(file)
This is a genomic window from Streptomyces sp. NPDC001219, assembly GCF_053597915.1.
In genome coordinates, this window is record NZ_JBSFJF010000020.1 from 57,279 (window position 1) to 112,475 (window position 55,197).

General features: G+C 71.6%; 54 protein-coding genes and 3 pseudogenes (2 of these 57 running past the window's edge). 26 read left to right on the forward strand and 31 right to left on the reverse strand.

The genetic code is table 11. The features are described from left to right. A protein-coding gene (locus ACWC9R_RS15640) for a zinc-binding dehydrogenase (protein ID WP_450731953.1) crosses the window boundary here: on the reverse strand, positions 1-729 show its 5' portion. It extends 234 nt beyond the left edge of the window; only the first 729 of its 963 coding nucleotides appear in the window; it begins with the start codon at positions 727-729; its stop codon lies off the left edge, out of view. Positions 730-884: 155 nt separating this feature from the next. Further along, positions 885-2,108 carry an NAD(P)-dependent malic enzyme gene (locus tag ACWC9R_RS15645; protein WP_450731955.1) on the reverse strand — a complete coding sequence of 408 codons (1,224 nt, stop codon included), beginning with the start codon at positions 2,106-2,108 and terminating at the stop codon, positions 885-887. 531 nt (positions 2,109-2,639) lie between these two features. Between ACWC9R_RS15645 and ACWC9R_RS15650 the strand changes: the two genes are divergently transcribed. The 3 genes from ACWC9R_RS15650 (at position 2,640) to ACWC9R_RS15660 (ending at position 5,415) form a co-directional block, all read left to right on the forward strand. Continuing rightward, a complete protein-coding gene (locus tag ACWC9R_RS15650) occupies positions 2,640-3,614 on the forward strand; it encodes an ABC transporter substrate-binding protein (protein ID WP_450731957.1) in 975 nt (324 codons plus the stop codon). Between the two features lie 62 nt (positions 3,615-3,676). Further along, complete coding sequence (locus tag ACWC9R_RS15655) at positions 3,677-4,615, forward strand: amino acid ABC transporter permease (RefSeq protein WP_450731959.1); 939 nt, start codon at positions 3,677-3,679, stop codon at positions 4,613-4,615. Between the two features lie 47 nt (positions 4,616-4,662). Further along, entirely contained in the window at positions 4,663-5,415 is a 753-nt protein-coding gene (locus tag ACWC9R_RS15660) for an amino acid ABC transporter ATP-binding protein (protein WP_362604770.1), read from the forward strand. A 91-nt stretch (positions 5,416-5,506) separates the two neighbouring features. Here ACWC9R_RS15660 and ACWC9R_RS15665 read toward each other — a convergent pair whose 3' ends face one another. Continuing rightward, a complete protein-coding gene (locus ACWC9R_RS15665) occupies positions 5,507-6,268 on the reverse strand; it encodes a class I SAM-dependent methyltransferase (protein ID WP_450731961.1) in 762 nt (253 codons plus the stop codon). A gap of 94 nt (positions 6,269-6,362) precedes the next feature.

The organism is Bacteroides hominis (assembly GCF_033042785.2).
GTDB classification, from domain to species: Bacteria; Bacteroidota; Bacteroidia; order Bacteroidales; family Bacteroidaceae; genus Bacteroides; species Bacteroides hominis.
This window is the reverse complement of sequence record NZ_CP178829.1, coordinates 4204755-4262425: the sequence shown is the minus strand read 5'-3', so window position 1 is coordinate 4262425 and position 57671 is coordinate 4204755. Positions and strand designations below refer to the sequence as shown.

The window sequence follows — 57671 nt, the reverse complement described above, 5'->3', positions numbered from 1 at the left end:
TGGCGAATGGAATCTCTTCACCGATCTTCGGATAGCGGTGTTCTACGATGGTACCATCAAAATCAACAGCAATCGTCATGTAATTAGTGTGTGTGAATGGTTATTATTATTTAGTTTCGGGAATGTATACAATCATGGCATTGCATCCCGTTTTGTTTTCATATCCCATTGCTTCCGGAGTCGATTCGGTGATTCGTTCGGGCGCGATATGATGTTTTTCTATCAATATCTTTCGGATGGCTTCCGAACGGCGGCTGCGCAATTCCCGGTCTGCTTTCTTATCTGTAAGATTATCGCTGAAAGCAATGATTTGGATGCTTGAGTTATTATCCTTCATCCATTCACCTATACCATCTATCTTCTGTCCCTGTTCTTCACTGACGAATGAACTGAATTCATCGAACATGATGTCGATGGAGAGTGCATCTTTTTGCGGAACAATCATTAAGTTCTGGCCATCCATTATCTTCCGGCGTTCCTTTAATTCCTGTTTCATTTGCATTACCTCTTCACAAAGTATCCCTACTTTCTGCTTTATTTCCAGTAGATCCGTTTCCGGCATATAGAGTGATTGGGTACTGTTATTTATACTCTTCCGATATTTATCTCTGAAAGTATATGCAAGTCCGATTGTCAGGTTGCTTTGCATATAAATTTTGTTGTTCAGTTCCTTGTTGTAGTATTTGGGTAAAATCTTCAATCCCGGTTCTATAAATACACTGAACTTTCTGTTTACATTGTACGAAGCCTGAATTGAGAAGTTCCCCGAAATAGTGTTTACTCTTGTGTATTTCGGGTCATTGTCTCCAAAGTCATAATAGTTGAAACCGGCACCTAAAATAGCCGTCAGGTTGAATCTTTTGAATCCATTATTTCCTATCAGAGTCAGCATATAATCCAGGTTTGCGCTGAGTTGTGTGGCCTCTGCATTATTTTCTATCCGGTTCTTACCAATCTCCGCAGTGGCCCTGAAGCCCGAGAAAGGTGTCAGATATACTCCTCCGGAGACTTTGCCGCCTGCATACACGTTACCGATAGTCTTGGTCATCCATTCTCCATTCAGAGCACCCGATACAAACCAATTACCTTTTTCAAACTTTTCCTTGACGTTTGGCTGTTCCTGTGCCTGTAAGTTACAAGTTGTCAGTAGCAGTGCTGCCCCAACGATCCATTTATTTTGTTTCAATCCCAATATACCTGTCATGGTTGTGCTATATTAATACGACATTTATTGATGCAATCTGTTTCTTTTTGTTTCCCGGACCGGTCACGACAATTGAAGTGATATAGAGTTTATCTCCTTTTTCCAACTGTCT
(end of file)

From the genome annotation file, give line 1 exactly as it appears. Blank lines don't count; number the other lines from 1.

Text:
This is a genomic window from Streptomyces sp. NPDC001219, assembly GCF_053597915.1.